Remdor cuisine can be split in to three major groups: North, Central and South. North Remdor cuisine is influenced by Seleru. Apart from seafood, vegetables and meat are also in the diet of the northern part of the region. Cooking methods of North Remdor cuisine involves mainly grilling and baking influence by Seleru and Benevis, with smoking as a means of preserving food during winter. Cheese is one of the products that comes from this area. High quality cheese has high demand in both Vaman and Benevis.

In Central Remdor, under the influence of Benevis, aesthetics is emphasised to the point where the placement of decoration is seen as an art to master by Central Remdorian chefs. Central Remdorian cuisine has access to a wide range of ingredients due to the geological position and trade, with beans, wheat, and even rice available to them, alongside fish, greens, and meat. Noodles are the main forms of dish in this area, ranging from soup noodles to stir fried ones. Instead of bread, rice is baked with a wide variety of toppings, including vegetables, seafood, and poultry with sauce-like bean paste from Vaman, and cheese from the north. The use of spices is common, although the amount used is less than what is commonly applied in Benevan foods. The locals also brew alcohol; however, since access to grapes is limited and they are of lower quality, Remdorian wine is considered subpar when compared to their foreign counterparts.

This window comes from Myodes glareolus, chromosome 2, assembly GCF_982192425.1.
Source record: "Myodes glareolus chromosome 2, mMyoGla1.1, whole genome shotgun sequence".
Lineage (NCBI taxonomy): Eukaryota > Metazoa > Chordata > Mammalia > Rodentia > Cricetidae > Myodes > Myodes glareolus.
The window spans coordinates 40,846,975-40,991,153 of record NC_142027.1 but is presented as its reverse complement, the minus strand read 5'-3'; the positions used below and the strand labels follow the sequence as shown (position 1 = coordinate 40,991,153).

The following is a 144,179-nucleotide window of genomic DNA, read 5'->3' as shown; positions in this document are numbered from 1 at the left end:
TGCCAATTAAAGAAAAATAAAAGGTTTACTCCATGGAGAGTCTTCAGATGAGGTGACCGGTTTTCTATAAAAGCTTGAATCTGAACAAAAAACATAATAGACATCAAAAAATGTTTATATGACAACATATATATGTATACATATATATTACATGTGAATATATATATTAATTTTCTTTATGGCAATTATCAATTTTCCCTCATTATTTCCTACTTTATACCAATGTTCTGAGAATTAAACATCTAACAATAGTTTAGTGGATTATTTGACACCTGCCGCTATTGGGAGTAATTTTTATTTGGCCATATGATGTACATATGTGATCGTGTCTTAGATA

South Remdorian dishes are spicy. Since it is close to Into, spices from further south, such as different kinds of peppers, are available through trade. The region’s favorite seasoning is the domestic red pepper. Dishes in South Remdor also always features sauce. These sauces are always spicy, made with red pepper and vegetable juice such as tomatoes, and sometimes lime will be added of extra flavor. Cooking mainly involves steaming and simmering. These dishes are often served with bread made from bean flour.

As trade and cultural exchange becomes more and more frequent across the north and south of Remdor, the border between these three cuisine groups are becoming increasingly blurred. Fusion dishes of the North, Central and South cuisines are common. For example, baked rice with red pepper sauce is common in the southern areas of Remdor while in the north, spicy mixed vegetables are replaced with mixed greens in cheese sauce. As different ingredients and cooking method are circulated throughout the region, Remdorian chefs are often regarded as the most experienced cooks in the new world. The exploration of new ingredients and ways to cook them is partly due to the people of Remdor enjoys good food, and partly due to the support from the Sect since it is believe sharing knowledge in cooking is a sacrifice which will result in blessing. It is no surprise then that the food tastes good in Remdor, and that most of the books originating from Remdor are cookbooks.

By Dennis